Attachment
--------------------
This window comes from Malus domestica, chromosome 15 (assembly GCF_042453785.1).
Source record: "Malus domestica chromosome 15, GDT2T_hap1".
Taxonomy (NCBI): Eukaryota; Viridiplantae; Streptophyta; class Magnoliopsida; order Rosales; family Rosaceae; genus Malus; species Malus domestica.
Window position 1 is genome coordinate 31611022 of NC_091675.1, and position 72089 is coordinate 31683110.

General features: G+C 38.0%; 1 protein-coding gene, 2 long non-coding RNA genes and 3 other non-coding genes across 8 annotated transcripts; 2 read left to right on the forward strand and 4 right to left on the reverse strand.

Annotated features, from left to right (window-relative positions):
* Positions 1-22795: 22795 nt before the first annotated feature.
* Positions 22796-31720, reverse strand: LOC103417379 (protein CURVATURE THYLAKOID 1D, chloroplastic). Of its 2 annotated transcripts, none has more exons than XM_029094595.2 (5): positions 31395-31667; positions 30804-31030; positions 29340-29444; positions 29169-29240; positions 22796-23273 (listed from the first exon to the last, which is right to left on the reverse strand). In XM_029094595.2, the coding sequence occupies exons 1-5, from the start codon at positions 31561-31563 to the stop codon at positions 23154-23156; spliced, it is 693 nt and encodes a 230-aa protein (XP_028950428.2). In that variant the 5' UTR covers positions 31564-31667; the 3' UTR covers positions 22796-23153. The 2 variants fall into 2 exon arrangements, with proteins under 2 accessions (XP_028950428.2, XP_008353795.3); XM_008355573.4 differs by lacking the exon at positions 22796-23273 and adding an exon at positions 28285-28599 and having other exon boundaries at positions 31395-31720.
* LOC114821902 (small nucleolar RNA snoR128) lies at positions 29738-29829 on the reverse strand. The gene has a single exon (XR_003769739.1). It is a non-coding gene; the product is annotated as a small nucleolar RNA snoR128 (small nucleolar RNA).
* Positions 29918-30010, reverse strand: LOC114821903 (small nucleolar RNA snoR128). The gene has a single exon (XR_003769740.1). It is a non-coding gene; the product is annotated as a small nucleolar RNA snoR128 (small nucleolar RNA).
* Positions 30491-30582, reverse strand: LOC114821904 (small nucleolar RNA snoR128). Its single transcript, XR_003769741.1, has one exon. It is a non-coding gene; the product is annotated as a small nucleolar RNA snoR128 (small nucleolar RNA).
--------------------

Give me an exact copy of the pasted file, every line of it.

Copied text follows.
This window comes from Malus domestica, chromosome 15 (assembly GCF_042453785.1).
Source record: "Malus domestica chromosome 15, GDT2T_hap1".
Taxonomy (NCBI): Eukaryota; Viridiplantae; Streptophyta; class Magnoliopsida; order Rosales; family Rosaceae; genus Malus; species Malus domestica.
Window position 1 is genome coordinate 31611022 of NC_091675.1, and position 72089 is coordinate 31683110.

General features: G+C 38.0%; 1 protein-coding gene, 2 long non-coding RNA genes and 3 other non-coding genes across 8 annotated transcripts; 2 read left to right on the forward strand and 4 right to left on the reverse strand.

Annotated features, from left to right (window-relative positions):
* Positions 1-22795: 22795 nt before the first annotated feature.
* Positions 22796-31720, reverse strand: LOC103417379 (protein CURVATURE THYLAKOID 1D, chloroplastic). Of its 2 annotated transcripts, none has more exons than XM_029094595.2 (5): positions 31395-31667; positions 30804-31030; positions 29340-29444; positions 29169-29240; positions 22796-23273 (listed from the first exon to the last, which is right to left on the reverse strand). In XM_029094595.2, the coding sequence occupies exons 1-5, from the start codon at positions 31561-31563 to the stop codon at positions 23154-23156; spliced, it is 693 nt and encodes a 230-aa protein (XP_028950428.2). In that variant the 5' UTR covers positions 31564-31667; the 3' UTR covers positions 22796-23153. The 2 variants fall into 2 exon arrangements, with proteins under 2 accessions (XP_028950428.2, XP_008353795.3); XM_008355573.4 differs by lacking the exon at positions 22796-23273 and adding an exon at positions 28285-28599 and having other exon boundaries at positions 31395-31720.
* LOC114821902 (small nucleolar RNA snoR128) lies at positions 29738-29829 on the reverse strand. The gene has a single exon (XR_003769739.1). It is a non-coding gene; the product is annotated as a small nucleolar RNA snoR128 (small nucleolar RNA).
* Positions 29918-30010, reverse strand: LOC114821903 (small nucleolar RNA snoR128). The gene has a single exon (XR_003769740.1). It is a non-coding gene; the product is annotated as a small nucleolar RNA snoR128 (small nucleolar RNA).
* Positions 30491-30582, reverse strand: LOC114821904 (small nucleolar RNA snoR128). Its single transcript, XR_003769741.1, has one exon. It is a non-coding gene; the product is annotated as a small nucleolar RNA snoR128 (small nucleolar RNA).